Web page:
All Creatures Great and Small


All Creatures Great and Small

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Average Rating: 3.1/5

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Movie Info

This feature-length dramatization of James Herriot's best-seller was issued by EMI as a big-screen theatrical release in England, but debuted on NBC as a telemovie in the United States, February 4, 1975. It stars Simon Ward as Herriot in his early days as a veterinarian. The story picks up in 1937, with Herriot's first assignment as assistant to eccentric Yorkshire vet Siegfried Farnon (Anthony Hopkins). The film's highlight is the strenuous delivery of a newborn colt; its most poignant moment is the mercy killing of a seriously ill dog. In between "cases," Herriot courts pretty farmer's daughter Helen (Lisa Farrow). The film eventually spawned a television series.


Anthony Hopkins
as Siegfried Farnon
Simon Ward
as James Herriot
Brenda Bruce
as Miss Harbottle
John Collin
as Mr. Alderson
Fred Feast
as Farmer in Cinema
Harold Goodwin
as Dinsdale's Uncle
Lisa Harrow
as Helen Alderson
Freddie Jones
as Cranford
Doreen Mantle
as Mrs. Seaton
John Nettleton
as Headwaiter
Daphne Oxenford
as Mrs. Pumphrey
Bert Palmer
as Mr. Dean
John Rees
as Geoff Mallock
Jane Solo
as Brenda
Brian Stirner
as Tristan Farnon
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Critic Reviews for All Creatures Great and Small

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Audience Reviews for All Creatures Great and Small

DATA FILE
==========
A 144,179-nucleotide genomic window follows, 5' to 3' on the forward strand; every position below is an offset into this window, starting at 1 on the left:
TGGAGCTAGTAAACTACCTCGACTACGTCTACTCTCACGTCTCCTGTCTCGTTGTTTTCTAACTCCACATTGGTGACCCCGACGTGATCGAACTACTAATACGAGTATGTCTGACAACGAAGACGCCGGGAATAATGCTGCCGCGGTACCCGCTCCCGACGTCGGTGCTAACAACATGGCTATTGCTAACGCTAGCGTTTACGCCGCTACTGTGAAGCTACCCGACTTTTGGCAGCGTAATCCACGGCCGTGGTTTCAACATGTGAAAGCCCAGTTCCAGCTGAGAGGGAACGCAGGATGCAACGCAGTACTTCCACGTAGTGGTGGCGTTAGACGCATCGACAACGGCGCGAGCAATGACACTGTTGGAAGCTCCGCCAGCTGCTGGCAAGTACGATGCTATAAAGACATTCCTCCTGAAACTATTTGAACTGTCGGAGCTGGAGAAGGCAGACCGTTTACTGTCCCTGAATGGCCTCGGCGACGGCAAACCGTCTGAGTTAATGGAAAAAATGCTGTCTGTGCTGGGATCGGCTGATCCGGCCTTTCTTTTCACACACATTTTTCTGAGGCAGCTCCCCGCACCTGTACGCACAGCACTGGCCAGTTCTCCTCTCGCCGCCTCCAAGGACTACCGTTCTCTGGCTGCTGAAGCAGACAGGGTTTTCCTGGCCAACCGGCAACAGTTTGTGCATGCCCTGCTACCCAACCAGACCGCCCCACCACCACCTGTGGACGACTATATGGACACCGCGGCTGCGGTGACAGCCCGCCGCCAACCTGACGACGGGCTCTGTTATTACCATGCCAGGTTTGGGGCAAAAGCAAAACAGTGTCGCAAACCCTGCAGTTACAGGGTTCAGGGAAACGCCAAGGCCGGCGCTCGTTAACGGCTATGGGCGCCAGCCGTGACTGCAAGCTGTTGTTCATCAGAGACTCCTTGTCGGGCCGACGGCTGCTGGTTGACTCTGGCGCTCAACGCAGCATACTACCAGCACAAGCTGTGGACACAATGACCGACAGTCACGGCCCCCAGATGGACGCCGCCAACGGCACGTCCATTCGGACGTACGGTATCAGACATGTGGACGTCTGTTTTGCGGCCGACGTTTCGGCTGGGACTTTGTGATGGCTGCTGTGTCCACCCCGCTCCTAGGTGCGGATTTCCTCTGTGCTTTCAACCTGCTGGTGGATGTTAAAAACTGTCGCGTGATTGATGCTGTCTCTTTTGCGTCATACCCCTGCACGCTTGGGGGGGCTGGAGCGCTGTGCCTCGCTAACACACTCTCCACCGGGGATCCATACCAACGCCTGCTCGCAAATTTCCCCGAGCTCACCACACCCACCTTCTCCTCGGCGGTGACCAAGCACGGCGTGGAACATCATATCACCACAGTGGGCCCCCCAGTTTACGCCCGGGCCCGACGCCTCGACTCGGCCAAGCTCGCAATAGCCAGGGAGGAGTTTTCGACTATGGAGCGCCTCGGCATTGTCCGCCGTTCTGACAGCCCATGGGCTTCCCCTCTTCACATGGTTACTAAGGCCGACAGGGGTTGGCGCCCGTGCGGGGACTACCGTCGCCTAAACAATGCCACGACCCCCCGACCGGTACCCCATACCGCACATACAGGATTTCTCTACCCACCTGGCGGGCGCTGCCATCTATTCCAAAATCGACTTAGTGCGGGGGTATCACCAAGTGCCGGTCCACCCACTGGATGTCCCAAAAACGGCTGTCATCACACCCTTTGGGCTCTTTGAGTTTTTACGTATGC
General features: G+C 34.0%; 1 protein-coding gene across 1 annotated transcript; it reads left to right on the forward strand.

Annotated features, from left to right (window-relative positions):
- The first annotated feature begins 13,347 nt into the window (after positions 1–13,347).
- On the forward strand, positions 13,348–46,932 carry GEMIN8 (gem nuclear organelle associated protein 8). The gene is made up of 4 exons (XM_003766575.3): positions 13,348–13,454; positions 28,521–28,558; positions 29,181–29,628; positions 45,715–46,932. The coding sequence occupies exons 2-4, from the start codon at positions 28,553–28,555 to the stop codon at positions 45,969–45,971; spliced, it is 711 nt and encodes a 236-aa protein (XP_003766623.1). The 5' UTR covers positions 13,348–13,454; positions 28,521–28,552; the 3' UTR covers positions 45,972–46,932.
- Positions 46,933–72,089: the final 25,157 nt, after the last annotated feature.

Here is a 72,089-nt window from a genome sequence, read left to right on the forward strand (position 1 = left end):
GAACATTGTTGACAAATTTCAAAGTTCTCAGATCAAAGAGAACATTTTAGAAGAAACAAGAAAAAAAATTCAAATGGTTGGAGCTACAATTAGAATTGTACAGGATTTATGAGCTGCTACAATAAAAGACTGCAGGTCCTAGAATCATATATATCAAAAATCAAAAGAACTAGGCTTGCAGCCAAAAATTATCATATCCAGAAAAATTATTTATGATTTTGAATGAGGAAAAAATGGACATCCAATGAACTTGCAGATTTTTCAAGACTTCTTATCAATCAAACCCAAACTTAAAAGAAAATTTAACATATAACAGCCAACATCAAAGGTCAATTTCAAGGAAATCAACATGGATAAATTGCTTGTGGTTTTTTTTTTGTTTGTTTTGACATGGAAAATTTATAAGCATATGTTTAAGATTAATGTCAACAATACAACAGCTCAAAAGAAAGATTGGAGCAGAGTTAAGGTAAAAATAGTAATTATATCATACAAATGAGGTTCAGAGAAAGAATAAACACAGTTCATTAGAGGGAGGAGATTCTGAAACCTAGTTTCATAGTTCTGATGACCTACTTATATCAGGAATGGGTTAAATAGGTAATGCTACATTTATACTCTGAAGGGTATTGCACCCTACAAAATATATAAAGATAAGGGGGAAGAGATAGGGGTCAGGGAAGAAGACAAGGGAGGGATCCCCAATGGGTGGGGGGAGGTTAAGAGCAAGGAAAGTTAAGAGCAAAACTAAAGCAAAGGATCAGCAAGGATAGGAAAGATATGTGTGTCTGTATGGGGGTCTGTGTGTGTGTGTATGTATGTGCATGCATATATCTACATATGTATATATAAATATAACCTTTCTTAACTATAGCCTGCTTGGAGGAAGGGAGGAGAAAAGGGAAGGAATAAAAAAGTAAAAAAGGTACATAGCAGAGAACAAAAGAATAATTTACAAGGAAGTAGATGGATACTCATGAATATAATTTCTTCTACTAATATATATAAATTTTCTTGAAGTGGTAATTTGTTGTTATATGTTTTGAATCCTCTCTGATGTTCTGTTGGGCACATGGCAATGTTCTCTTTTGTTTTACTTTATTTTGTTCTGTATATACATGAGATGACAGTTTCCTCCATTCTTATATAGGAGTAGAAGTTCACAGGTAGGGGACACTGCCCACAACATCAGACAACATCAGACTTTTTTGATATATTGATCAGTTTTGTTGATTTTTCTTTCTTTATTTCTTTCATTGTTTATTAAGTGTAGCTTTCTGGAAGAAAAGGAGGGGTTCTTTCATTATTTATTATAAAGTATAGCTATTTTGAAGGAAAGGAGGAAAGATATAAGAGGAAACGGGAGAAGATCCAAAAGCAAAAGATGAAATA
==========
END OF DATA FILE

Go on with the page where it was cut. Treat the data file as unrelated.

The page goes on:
All Creatures Great And Small is a film adaptation of James Herriot's first two semi-biographical books, If Only They Could Talk and It Shouldn't Happen To A Vet. Set in 1930's Yorkshire, newly qualified vet, James Herriot MRCVS, follows up a job advert to work in Siegfried Farnon's practice in the town of Darrowby. What follows is the first chapters of a legendary career where James has to deal with a wide range of interesting and difficult customers... and that's the humans. With a client list including an over-pampered pekinese dog with a taste for human food called Tricki Woo,difficult calvings and horses with bowel torsions, James has an interesting client list. But when his practice owner changes his mind about what a good vet should and shouldn't do and regularly "sacks" his lazy younger brother, a new practice secretary who disapproves of the owner's accounting methods and he's looking to kindle a romance with one of the local beauties, James also finds that his home life is equally as interesting. Bearing in mind that this film has to cover plot elements from two books, the film version of All Creatures Great And Small was always going to be a tough proposition, but it carries it off reasonably well. The look of the film matches how you feel a 1930's Yorkshire should be based on Herriot's books and this is due, in no small part, to the use of the North Yorkshire towns of Pickering and Malton as the locations for the fictional town of Darrowby. Simon Ward is well cast in the role of Herriot as he portrays the novice vet with naive enthusiasm, nice touches in the romance parts of the film and, when he encounters a case where he has to humanely kill an animal, a sense of youthful, simmering anger. Anthony Hopkins portrays Siegfried and you do get a sense of the contradictions in the character between the unorganised practice owner who is berated by his practice secretary and the uncompromising paragon of veterinary virtue. Brian Stirner portrays the youthful Tristan, brother to Siegfried, and uses his limited screen time well to set up the character as a feckless and lazy student who annoys his brother with his lack of application. The final member of the main cast is Lisa Harrow who takes the role of Helen Alderson/Herriot. Her role is pretty much straight forward as the romantic interest for James. However, she works well alongside Simon Ward and provides a nice touch of romance amongst the stories of sick animals. The problems for this film are two fold and neither of their making. Firstly, if you lived in Britain during the late 70's to late 80's, there was a highly successful television series of the same name and, unfortunately, this series casts a very large shadow as you can't imagine anybody other than Christopher Timothy, Robert Hardy and Peter Davison playing James, Siegfried and Tristan respectively. The second is the rapid transitions within plot elements (which also mean that some stories are either altered or not included). The film version of All Creatures has to do in 90 minutes what the television version was afforded 9 hours to do. That said, it's a decent film whose main problem is lack of time to allow the story to breathe... a film for whenever it's on television.

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